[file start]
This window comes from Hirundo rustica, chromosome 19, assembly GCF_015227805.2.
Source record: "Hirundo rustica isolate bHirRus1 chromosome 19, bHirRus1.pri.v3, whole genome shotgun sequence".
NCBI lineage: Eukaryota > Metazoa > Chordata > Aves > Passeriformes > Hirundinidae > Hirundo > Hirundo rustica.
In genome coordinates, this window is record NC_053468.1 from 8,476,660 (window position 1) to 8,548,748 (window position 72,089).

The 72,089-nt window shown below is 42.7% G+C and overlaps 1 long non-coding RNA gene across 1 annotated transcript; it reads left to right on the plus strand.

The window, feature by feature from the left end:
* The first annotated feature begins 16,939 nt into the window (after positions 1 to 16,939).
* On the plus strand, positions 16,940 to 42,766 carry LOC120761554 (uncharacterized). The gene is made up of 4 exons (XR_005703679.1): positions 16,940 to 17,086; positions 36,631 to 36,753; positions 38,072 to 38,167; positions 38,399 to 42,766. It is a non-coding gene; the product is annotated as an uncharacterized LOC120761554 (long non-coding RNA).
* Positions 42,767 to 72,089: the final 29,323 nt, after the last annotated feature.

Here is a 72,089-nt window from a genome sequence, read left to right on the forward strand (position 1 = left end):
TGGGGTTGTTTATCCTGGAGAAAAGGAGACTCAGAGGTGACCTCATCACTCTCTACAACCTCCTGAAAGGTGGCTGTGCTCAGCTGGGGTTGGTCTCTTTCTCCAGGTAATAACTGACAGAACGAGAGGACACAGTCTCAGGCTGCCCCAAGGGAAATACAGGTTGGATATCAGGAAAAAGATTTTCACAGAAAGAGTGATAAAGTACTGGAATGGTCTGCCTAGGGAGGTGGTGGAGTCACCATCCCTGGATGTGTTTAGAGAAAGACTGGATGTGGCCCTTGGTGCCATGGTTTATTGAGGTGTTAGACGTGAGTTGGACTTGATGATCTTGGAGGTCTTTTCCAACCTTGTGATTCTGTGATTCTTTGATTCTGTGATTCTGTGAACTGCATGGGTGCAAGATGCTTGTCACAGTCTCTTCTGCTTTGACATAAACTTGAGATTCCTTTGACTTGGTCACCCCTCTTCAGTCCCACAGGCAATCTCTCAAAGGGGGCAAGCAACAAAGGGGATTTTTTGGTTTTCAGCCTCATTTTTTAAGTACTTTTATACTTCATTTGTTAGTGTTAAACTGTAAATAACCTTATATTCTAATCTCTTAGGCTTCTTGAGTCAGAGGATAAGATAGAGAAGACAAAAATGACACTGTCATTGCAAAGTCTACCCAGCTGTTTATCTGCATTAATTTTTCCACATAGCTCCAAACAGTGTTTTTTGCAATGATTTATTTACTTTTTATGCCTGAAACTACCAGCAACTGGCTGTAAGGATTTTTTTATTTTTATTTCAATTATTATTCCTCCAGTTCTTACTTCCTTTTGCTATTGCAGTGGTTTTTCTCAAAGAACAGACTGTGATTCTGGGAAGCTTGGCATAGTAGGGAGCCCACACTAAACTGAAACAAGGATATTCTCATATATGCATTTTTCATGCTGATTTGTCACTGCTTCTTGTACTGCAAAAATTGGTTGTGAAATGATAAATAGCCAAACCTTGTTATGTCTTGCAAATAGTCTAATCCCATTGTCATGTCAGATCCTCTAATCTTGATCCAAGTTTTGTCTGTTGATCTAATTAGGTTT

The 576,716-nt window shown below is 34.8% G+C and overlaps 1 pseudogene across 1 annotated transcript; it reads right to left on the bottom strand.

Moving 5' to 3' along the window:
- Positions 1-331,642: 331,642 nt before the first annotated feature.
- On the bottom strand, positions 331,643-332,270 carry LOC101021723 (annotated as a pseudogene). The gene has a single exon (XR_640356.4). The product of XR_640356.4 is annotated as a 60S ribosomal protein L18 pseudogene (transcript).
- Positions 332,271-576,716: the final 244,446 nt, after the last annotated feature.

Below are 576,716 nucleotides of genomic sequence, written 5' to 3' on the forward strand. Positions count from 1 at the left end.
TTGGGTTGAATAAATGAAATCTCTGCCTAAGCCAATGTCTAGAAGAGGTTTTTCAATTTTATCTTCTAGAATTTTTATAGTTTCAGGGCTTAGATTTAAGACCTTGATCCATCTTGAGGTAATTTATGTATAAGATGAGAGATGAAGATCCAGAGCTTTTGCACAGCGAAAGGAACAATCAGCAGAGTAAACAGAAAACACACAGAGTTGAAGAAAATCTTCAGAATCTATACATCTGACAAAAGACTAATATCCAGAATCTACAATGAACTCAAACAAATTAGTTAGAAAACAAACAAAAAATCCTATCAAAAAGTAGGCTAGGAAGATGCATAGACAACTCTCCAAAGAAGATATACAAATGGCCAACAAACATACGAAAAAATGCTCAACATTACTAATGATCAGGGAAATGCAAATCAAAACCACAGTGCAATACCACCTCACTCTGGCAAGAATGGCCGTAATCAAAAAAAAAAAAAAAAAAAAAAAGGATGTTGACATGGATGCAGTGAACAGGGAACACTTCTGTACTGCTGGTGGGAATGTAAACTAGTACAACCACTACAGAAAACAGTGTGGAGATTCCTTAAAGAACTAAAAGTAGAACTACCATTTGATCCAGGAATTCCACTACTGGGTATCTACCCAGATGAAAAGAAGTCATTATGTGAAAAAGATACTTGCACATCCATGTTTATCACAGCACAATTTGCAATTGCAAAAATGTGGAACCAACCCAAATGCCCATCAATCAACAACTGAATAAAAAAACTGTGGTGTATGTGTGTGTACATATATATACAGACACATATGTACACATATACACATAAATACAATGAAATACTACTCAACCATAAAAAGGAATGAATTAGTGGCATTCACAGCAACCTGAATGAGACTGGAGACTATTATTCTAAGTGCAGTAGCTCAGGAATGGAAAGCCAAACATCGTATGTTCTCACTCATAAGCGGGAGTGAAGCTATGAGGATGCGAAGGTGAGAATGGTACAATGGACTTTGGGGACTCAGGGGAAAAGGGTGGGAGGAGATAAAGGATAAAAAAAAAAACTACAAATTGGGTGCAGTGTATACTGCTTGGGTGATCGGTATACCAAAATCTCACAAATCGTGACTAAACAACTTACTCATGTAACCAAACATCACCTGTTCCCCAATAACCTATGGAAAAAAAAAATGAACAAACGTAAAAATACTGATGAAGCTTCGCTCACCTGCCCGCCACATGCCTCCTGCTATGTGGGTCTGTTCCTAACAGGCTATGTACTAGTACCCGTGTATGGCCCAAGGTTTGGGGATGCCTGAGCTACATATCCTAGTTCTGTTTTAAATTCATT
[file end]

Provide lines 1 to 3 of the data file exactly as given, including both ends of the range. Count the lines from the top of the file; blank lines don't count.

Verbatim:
This window comes from Hirundo rustica, chromosome 19, assembly GCF_015227805.2.
Source record: "Hirundo rustica isolate bHirRus1 chromosome 19, bHirRus1.pri.v3, whole genome shotgun sequence".
NCBI lineage: Eukaryota > Metazoa > Chordata > Aves > Passeriformes > Hirundinidae > Hirundo > Hirundo rustica.